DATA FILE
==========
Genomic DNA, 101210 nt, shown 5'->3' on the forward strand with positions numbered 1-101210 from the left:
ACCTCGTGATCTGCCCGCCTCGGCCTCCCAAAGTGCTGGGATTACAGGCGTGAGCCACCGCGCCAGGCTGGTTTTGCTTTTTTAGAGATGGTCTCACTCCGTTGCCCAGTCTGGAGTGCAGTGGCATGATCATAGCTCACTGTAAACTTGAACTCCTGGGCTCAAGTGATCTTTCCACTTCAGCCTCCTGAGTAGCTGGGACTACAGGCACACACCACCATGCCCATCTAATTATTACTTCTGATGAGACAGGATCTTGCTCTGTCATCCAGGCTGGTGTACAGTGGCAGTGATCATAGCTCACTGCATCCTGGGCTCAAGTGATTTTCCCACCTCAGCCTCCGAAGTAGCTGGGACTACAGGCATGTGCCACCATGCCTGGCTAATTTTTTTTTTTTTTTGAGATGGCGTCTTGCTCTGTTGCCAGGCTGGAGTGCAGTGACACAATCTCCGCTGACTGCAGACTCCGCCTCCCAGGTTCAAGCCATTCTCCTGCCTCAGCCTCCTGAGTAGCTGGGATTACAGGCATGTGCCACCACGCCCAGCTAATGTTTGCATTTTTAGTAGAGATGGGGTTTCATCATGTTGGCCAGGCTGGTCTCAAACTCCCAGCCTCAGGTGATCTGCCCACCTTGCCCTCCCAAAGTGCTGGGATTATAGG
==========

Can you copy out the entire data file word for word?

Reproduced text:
Genomic DNA, 101210 nt, shown 5'->3' on the forward strand with positions numbered 1-101210 from the left:
ACCTCGTGATCTGCCCGCCTCGGCCTCCCAAAGTGCTGGGATTACAGGCGTGAGCCACCGCGCCAGGCTGGTTTTGCTTTTTTAGAGATGGTCTCACTCCGTTGCCCAGTCTGGAGTGCAGTGGCATGATCATAGCTCACTGTAAACTTGAACTCCTGGGCTCAAGTGATCTTTCCACTTCAGCCTCCTGAGTAGCTGGGACTACAGGCACACACCACCATGCCCATCTAATTATTACTTCTGATGAGACAGGATCTTGCTCTGTCATCCAGGCTGGTGTACAGTGGCAGTGATCATAGCTCACTGCATCCTGGGCTCAAGTGATTTTCCCACCTCAGCCTCCGAAGTAGCTGGGACTACAGGCATGTGCCACCATGCCTGGCTAATTTTTTTTTTTTTTTGAGATGGCGTCTTGCTCTGTTGCCAGGCTGGAGTGCAGTGACACAATCTCCGCTGACTGCAGACTCCGCCTCCCAGGTTCAAGCCATTCTCCTGCCTCAGCCTCCTGAGTAGCTGGGATTACAGGCATGTGCCACCACGCCCAGCTAATGTTTGCATTTTTAGTAGAGATGGGGTTTCATCATGTTGGCCAGGCTGGTCTCAAACTCCCAGCCTCAGGTGATCTGCCCACCTTGCCCTCCCAAAGTGCTGGGATTATAGG